Throwing a warm sheet over our understanding of ice and climate

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Temperatures at Earth's highest latitudes were nearly as warm after Antarctica's polar ice sheets developed as they were prior to glaciation, according to a new study led by Yale University. The finding upends most scientists' basic understanding of how ice and climate develop over long stretches of time.

The study, based on a reconstruction of global temperatures, gives researchers a better understanding of a key moment in Earth's climate history—when it transitioned from a "greenhouse" state to an "icehouse" state. The study appears in the journal Proceedings of the National Academy of Sciences the week of Sept. 28.

"This work fills in an important, largely unwritten chapter in Earth's surface history," said Pincelli Hull, assistant professor of earth and planetary studies at Yale, and senior author of the study.

Charlotte O'Brien, a former Yale Institute for Biospheric Studies (YIBS) Donnelley Postdoctoral Fellow who is now a postdoctoral research associate at University College London, is the study's lead author.

During the Eocene period (from 56 to 34 million years ago), temperatures at Earth's higher latitudes were much higher than they are today. The formation of polar ice sheets began near the end of the Eocene period—and has been linked by many scientists to the onset of global cooling during the Oligocene period (33.9 to 23 million years ago).

Although there has been much scientific focus on the development of Antarctic glaciation, there have been relatively few sea surface temperature records for the Oligocene period.

The researchers generated new sea surface temperature models for the Oligocene at two ocean sites in the western tropical Atlantic and the southwestern Atlantic. They combined the new data with other existing sea surface temperature estimates for the Oligocene and Eocene epochs, plus data from climate modeling.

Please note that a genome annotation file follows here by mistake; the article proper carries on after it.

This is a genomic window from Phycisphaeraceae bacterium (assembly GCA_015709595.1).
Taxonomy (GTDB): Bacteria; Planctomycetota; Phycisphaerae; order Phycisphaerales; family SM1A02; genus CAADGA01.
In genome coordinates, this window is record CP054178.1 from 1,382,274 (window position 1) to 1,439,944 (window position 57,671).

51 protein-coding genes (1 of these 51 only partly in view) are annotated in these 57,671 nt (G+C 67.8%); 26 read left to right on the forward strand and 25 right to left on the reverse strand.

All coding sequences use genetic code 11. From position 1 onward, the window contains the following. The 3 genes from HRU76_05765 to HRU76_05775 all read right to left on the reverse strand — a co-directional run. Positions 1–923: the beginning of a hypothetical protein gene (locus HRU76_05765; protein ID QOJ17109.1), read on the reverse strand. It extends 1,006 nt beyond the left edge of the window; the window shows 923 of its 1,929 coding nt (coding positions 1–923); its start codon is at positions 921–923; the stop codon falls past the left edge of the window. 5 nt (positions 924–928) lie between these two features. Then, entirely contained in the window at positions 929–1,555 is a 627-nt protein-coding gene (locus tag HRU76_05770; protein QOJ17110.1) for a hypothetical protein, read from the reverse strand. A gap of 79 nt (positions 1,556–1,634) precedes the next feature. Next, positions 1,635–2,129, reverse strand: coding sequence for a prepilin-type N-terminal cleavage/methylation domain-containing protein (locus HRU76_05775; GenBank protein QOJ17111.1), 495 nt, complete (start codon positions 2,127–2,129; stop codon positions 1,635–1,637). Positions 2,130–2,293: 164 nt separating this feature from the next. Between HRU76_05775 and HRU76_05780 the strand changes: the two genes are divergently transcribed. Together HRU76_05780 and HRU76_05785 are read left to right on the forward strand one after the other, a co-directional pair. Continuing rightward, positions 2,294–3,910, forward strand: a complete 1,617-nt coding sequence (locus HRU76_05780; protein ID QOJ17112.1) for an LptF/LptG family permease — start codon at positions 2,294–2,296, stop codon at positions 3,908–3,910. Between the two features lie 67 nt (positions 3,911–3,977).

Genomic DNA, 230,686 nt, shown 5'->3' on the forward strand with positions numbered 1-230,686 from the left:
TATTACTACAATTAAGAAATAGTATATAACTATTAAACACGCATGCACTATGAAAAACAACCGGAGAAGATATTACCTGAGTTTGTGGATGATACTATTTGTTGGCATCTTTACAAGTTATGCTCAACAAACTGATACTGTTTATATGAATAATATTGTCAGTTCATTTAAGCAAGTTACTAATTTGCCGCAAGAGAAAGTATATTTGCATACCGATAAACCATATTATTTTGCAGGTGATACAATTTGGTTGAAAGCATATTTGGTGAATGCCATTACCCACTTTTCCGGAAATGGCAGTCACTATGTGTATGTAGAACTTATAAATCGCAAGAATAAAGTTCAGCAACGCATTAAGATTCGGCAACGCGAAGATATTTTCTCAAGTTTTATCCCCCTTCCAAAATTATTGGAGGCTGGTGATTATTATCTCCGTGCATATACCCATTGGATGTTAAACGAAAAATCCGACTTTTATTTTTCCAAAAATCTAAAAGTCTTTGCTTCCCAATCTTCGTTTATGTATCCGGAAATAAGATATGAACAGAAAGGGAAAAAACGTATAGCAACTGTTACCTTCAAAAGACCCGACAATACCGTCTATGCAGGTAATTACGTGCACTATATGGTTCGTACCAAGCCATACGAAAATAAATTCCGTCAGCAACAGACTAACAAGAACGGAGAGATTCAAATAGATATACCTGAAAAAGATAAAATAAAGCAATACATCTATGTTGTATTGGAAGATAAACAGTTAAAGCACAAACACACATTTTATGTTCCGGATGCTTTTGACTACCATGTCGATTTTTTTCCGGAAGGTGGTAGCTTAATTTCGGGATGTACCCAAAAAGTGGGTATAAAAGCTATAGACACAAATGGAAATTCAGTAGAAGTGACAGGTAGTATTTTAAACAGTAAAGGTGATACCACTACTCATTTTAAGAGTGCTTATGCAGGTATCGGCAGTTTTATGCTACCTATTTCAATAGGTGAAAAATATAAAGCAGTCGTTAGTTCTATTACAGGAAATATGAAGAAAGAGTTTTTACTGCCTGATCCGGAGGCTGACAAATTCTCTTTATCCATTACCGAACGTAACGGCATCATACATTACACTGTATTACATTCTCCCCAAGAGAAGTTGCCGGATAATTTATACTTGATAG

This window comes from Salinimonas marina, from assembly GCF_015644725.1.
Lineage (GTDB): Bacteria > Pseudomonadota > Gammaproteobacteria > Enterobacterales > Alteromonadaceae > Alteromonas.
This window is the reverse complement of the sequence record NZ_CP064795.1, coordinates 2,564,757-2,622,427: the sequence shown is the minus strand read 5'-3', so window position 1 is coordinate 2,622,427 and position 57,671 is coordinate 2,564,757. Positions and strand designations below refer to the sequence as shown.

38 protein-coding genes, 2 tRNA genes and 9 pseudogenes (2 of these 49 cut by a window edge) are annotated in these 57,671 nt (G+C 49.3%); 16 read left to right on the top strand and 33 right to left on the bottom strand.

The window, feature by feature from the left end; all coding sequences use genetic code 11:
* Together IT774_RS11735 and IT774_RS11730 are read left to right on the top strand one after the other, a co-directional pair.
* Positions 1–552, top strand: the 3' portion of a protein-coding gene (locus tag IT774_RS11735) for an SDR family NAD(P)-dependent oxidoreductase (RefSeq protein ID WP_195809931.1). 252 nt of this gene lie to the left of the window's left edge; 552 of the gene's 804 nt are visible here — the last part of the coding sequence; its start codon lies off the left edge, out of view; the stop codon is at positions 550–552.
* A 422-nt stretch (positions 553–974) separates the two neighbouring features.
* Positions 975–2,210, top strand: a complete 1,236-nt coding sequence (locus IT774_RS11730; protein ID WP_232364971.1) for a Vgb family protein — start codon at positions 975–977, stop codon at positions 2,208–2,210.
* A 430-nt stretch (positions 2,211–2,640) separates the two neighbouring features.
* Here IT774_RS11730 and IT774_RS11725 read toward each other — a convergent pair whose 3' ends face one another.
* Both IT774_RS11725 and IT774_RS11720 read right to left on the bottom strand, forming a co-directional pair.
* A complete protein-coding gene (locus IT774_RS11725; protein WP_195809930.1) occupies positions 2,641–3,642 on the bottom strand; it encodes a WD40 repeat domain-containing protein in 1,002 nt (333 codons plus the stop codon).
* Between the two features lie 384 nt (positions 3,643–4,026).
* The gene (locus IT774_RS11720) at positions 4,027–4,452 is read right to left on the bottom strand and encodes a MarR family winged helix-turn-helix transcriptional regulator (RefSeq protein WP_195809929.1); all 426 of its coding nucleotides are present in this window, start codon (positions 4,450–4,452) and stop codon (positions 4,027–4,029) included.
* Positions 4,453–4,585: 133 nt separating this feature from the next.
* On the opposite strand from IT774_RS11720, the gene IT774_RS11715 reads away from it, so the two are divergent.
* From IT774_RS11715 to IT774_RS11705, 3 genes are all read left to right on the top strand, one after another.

The result was a reconstruction of how surface temperatures evolved at a key moment in Earth's climate history, as it transitioned from a greenhouse state to an icehouse state with Antarctic glaciation.

"Our analysis revealed that Oligocene 'icehouse' surface temperatures were almost as warm as those of the late Eocene 'greenhouse' climate," O'Brien said.

The study estimated that global mean surface temperatures (GMSTs) during the Oligocene were roughly 71 to 75 degrees Fahrenheit, similar to late Eocene GMSTs of about 73 degrees Fahrenheit. For context, in 2019 the GMST average was 58.7 degrees Fahrenheit, according to the National Oceanic and Atmospheric Administration.

"This challenges our basic understanding of how the climate works, as well as the relationship between and ice volume through time," O'Brien said.

More information: Charlotte L. O'Brien et al. The enigma of Oligocene climate and global surface temperature evolution, Proceedings of the National Academy of Sciences (2020). DOI: 10.1073/pnas.2003914117

Provided by Yale University

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